They are whisked away to NYC and taken to their uncle's magical mansion (atop an abandoned warehouse and magically cloaked). Here they begin to learn their true lineage- that they are the descendants of two lines of magical lines from the Gods- one on their mother's side and one from their father's family. This makes them the perfect vessels for Gods, one where they could hold the Gods without losing themselves like so many have throughout history (Cleopatra). The problem? Sadie and Carter aren't too keen on sharing their bodies with Isis and Horus. Unfortunately, with Osiris stuck in their father's body and evil Set out to destroy the world, they have no choice but to work together with their Gods to save the world, and their dad. Now they must do so with an uncle they don't quite trust, Set creating a Red Pyramid that will make him all powerful, a group of murderous cranky Egyptian legends on their trail, and not much by way of friends except Bast, the cat Goddess, and a crazy baboon who likes to each things that end in "o" (Dorito, Cheeto, flamingo...).
After reading The Lost Hero, I was worried I might have a hard time breaking away from my favorite Greek Gods for this new series, especially since I don't know as much about Egyptian Gods as I do Greek Gods. Boy, was I wrong! This is a great story told from both Sadie's and Carter's perspectives. All the characters, from the two main characters down to the ridiculous baboon who is always getting into trouble, are hilarious, flawed, and endearing. The story is exciting and enthralling, one that will certainly keep any child or adult addicted. If you have a kid who loved Percy Jackson but needs something different, this is what will keep them reading.
The reading level is relatively simple, and luckily the Egyptian Gods names are not as tongue-twisty as the Greek Gods (Dionysus vs. Set). The book is rather long, though, and might be daunting to unsure readers. This book would be a great companion for any class learning about Egypt. It shows the Gods and myths in whole new lights that let you really know the stories while still feeling connected to the people and creatures in them. Riordan is amazing, and I hope he eventually decides to tap into the Norse Gods too- I need to buff up on my Norse Mythology now that Greek, Roman, and Egyptian are covered!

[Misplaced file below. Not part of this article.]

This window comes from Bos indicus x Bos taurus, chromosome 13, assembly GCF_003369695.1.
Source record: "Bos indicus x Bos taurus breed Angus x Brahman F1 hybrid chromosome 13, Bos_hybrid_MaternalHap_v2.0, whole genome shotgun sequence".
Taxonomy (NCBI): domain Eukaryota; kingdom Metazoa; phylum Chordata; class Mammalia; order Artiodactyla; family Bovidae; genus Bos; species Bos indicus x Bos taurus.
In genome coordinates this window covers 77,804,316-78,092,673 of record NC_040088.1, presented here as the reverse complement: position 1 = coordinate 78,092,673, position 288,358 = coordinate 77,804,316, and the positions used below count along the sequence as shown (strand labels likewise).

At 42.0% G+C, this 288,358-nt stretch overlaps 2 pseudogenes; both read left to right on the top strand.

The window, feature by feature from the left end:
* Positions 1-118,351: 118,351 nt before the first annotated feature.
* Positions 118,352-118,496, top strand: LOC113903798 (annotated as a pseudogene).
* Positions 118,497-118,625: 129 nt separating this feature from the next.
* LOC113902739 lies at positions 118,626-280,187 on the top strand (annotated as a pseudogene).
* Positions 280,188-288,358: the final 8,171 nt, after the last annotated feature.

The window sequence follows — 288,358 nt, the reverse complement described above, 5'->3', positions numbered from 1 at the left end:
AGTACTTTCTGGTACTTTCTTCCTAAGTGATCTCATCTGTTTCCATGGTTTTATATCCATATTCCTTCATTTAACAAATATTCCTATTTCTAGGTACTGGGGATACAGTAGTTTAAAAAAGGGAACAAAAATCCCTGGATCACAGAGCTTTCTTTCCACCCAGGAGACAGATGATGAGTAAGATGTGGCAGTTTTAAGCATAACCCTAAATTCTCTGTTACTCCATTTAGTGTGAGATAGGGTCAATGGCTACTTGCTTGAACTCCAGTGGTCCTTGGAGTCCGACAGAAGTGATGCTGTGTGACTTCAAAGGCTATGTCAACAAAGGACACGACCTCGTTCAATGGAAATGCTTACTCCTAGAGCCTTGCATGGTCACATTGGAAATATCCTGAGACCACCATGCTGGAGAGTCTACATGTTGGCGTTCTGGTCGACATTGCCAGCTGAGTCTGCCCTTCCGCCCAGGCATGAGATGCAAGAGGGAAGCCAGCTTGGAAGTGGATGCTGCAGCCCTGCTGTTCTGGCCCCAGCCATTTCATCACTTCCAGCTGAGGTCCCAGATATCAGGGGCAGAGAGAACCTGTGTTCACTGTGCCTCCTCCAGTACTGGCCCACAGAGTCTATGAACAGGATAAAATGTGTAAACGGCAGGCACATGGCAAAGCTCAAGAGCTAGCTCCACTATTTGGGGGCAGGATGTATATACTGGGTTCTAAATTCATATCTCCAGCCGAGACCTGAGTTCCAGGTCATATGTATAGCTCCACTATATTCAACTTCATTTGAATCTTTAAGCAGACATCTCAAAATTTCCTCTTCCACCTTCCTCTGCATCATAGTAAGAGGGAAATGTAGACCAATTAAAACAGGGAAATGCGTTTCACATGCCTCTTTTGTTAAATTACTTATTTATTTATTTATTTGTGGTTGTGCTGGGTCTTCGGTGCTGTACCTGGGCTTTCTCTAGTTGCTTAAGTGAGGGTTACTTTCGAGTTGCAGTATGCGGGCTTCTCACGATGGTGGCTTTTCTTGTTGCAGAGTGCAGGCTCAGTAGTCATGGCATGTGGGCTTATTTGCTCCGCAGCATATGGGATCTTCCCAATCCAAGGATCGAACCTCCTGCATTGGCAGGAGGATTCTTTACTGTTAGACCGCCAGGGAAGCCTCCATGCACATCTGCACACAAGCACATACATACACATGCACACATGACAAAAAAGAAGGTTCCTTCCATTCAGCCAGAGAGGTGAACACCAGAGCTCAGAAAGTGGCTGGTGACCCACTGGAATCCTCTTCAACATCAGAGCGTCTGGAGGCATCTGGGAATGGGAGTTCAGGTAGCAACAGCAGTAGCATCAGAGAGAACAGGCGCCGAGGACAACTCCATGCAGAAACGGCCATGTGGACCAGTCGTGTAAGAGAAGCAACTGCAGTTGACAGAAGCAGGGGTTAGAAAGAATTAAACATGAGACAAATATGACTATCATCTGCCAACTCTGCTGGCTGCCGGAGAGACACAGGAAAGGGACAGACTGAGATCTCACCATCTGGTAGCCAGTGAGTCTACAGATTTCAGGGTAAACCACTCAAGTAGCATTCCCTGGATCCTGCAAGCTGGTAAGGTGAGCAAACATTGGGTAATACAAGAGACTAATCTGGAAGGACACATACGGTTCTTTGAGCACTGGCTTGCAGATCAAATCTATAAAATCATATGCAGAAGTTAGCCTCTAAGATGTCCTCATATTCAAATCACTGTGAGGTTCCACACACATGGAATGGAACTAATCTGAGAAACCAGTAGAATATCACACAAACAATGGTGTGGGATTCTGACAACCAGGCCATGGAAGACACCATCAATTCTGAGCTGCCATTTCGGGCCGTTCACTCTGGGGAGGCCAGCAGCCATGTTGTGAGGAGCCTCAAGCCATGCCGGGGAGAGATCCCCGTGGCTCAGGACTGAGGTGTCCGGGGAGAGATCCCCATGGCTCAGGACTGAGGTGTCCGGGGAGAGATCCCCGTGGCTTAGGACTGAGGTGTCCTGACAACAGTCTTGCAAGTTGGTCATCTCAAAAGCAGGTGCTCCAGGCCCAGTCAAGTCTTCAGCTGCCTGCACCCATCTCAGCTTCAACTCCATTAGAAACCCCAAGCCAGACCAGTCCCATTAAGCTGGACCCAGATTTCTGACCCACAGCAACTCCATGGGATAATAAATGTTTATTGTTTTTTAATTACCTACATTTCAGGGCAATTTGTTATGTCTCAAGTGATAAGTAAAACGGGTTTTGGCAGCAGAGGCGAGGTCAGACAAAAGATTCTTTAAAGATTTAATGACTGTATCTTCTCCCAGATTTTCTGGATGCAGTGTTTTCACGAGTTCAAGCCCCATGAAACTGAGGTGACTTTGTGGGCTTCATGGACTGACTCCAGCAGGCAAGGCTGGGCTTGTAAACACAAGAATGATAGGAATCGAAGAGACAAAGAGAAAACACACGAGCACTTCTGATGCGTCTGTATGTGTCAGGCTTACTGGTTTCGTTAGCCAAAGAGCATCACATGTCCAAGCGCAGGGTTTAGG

Ever wonder what will happen if two groups fighting over an unanswerable problem finally went too far? What about the pro-life/pro-choice debate? If both sides finally realize their futility and reach a point of no return, where would we be? In Unwind, Neal Shusterman has taken the abortion issue so far, you will be terrified to imagine such a world.
When the second civil war is fought over abortion, both sides agree to end the war if one rule is implemented: unwinding. A parent can choose to "unwind" a child only between the ages of 13 and 18. They must keep the child until they are 13 before unwinding. When a child is unwound, they are taken to a Harvest Camp and their parts are dismantled and used for other people awaiting the organs and limbs. The theory behind unwinding is that although a child is never alive "whole" again, they will always be alive in pieces, and therefore not be "aborted".
Connor, Risa and Lev are three unwinds who are all being sent to Harvest Camp for different reasons. Connor is a moderately bad kid whose parents are tired of dealing with detentions. Risa is a ward of the state and due to cutbacks, they are unwinding a bunch of kids to make room for more. Lev belongs to a religion where they believe 10% of their worth should go back to the community. As the tenth child, Lev becomes the "tithe" or donation to the community in the form of unwinding. While all came form different backgrounds, all three will end up the same way- as spare parts for the operating rooms.
During a freak accident, Connor runs away and causes an accident on Risa's bus to camp so she is able to escape. Then Connor rescues a reluctant Lev who just wants to fulfill his duty as a tithe. The three find themselves bumbling through town trying to find a way to escape the Harvest Camp. They find adults who are willing to sneak them and other runaway unwinds to a plane graveyard that doubles as hideaway for unwinds until they are 18 and free of the Harvest Camps. Unfortunately, for Connor, Risa, and Lev, it isn't as simple as just waiting, especially when someone is trying to take down the hideaway from the inside. Can they escape the camps? Or will they end up like every other unwind... pieced up like a junked car.
This story is so horrifying it would catch anyone's attention. And the creepiest part? It's delivery is almost casual, making it even more terrifying. Shusterman keeps you engaged from the first page and leaves you gaping at the ending. I think this is a great book for either a male or female student, as the main characters present both sides. Each chapter is told in the perspective of one of the three main characters, giving the story an amazing twist.